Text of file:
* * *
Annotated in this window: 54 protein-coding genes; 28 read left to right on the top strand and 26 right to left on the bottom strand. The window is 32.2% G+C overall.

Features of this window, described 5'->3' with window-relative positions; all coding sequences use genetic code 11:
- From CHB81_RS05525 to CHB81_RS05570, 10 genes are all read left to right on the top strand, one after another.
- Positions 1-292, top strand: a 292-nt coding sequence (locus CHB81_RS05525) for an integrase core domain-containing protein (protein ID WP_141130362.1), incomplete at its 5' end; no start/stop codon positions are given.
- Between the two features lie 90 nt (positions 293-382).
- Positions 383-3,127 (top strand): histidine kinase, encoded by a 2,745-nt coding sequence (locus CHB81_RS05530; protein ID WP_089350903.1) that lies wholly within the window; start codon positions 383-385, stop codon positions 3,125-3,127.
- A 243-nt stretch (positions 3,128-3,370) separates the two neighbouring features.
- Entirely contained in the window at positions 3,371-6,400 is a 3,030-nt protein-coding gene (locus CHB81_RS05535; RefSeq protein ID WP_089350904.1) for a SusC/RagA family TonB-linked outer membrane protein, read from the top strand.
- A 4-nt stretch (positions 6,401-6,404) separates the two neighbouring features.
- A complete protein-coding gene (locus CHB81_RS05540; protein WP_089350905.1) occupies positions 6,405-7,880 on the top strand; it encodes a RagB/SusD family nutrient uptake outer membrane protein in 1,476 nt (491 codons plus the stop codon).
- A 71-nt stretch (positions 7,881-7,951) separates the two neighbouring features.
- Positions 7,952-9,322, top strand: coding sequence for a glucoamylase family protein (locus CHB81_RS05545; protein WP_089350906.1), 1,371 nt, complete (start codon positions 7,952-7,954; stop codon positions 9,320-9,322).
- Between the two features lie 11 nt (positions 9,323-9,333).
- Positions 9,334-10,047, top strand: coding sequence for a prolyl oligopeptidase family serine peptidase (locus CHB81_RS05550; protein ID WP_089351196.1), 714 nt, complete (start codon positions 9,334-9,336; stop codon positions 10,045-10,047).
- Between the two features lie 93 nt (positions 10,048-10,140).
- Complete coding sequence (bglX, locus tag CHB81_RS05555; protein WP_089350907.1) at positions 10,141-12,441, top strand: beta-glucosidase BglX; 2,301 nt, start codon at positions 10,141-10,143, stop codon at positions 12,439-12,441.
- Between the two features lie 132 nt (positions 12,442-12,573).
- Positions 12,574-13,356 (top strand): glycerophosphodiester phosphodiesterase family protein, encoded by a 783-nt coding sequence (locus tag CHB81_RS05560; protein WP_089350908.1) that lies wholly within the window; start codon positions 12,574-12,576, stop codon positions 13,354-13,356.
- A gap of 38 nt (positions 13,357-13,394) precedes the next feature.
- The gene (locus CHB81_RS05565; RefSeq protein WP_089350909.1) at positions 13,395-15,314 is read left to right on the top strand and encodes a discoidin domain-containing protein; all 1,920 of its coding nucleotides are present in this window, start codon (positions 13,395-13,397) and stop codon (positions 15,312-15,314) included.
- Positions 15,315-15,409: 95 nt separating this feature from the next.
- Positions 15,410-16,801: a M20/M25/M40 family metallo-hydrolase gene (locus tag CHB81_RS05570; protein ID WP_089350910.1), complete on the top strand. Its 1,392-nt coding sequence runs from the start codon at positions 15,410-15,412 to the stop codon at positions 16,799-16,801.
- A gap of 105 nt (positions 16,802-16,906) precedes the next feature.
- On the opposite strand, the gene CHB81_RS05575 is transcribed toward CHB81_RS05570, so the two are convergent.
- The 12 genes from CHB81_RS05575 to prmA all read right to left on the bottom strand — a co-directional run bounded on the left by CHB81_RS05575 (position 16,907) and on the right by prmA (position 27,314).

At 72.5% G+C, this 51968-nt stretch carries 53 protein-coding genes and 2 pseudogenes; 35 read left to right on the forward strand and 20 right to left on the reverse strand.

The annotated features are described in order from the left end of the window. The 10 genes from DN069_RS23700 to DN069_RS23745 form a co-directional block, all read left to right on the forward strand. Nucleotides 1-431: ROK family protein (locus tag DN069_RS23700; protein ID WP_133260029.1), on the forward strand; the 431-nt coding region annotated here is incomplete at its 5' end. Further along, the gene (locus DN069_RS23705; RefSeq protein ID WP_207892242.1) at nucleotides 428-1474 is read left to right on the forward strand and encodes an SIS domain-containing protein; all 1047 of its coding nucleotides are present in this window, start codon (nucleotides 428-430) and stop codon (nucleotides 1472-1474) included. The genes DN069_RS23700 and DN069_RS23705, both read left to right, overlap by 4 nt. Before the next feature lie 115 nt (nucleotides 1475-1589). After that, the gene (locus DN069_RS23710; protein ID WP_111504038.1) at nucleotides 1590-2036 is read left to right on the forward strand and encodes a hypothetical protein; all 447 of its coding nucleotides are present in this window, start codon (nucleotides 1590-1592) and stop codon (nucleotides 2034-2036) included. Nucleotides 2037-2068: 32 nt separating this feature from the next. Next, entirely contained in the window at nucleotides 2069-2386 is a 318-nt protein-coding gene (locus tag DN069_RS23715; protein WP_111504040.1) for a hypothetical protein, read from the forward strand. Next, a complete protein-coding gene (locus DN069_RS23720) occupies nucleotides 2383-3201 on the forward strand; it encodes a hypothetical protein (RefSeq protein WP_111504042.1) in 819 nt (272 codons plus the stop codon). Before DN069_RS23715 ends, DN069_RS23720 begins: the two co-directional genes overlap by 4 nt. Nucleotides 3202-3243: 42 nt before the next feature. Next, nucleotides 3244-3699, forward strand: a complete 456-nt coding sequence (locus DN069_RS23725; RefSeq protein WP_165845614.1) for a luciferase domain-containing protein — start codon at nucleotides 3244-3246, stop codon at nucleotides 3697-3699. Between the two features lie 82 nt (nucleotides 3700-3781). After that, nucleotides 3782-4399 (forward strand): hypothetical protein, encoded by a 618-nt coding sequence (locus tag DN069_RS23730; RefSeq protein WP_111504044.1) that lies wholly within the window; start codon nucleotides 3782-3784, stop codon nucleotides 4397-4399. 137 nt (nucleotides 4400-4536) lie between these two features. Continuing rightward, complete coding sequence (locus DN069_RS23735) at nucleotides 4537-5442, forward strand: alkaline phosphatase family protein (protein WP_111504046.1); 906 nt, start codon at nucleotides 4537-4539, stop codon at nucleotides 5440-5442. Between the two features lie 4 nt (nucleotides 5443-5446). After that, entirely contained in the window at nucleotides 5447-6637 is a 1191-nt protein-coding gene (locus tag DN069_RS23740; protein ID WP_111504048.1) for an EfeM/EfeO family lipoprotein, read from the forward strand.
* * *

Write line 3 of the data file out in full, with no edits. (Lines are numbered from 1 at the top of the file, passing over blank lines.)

- From CHB81_RS05525 to CHB81_RS05570, 10 genes are all read left to right on the top strand, one after another.